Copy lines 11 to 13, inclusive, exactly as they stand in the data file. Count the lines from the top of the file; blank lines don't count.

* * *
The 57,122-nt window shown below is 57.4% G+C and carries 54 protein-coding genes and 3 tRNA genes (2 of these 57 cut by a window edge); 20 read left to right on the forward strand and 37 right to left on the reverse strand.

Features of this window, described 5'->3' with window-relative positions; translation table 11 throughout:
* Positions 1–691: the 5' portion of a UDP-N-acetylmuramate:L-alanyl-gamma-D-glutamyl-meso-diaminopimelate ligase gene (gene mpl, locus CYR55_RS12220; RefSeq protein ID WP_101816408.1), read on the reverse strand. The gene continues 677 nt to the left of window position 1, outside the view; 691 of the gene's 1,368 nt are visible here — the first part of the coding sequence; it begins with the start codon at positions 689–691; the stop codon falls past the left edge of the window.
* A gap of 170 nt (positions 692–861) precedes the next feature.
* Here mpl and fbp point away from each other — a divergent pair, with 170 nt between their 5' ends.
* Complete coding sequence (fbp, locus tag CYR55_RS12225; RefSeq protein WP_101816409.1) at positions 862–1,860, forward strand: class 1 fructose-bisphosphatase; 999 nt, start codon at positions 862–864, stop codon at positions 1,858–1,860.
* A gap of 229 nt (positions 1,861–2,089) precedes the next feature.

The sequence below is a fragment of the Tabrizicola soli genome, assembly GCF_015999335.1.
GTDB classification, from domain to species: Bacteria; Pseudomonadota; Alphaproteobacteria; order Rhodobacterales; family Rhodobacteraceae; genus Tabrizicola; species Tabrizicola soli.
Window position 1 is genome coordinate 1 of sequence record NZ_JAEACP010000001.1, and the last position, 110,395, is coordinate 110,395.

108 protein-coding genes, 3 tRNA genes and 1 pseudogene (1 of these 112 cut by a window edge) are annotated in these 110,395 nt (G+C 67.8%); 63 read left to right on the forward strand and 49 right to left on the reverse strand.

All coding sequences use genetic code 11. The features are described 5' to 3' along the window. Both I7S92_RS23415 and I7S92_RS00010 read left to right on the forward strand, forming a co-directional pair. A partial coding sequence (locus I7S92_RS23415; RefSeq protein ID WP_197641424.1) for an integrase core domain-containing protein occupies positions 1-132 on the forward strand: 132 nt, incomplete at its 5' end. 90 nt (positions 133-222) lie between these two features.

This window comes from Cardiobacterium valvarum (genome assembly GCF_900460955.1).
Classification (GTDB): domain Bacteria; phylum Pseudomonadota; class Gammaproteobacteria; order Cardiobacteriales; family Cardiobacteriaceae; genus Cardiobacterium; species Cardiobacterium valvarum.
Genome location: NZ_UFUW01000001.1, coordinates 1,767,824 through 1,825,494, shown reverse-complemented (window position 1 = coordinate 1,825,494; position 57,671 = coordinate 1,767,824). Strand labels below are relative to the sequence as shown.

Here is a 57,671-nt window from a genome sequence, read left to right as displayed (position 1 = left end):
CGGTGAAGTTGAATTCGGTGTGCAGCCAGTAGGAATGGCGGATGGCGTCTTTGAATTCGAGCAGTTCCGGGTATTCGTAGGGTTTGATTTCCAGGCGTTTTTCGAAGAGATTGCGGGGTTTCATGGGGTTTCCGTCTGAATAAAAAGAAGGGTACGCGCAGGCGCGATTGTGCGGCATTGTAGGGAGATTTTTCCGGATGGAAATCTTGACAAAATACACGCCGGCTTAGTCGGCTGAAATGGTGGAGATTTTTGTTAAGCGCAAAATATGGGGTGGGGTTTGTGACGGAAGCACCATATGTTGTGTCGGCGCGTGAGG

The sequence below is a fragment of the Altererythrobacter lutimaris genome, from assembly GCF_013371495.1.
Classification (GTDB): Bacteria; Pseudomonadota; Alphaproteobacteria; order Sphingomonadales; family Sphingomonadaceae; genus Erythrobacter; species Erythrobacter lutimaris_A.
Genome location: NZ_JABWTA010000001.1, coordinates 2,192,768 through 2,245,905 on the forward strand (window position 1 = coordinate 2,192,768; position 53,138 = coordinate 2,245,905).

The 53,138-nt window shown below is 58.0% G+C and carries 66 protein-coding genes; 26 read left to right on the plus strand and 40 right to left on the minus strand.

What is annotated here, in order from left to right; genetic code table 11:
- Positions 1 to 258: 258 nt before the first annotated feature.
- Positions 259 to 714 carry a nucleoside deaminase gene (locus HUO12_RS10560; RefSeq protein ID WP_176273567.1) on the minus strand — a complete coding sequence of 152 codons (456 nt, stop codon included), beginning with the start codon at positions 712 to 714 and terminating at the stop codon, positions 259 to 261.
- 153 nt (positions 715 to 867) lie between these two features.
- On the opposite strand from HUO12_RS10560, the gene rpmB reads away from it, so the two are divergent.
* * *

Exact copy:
108 protein-coding genes, 3 tRNA genes and 1 pseudogene (1 of these 112 cut by a window edge) are annotated in these 110,395 nt (G+C 67.8%); 63 read left to right on the forward strand and 49 right to left on the reverse strand.

All coding sequences use genetic code 11. The features are described 5' to 3' along the window. Both I7S92_RS23415 and I7S92_RS00010 read left to right on the forward strand, forming a co-directional pair. A partial coding sequence (locus I7S92_RS23415; RefSeq protein ID WP_197641424.1) for an integrase core domain-containing protein occupies positions 1-132 on the forward strand: 132 nt, incomplete at its 5' end. 90 nt (positions 133-222) lie between these two features.

This window comes from Cardiobacterium valvarum (genome assembly GCF_900460955.1).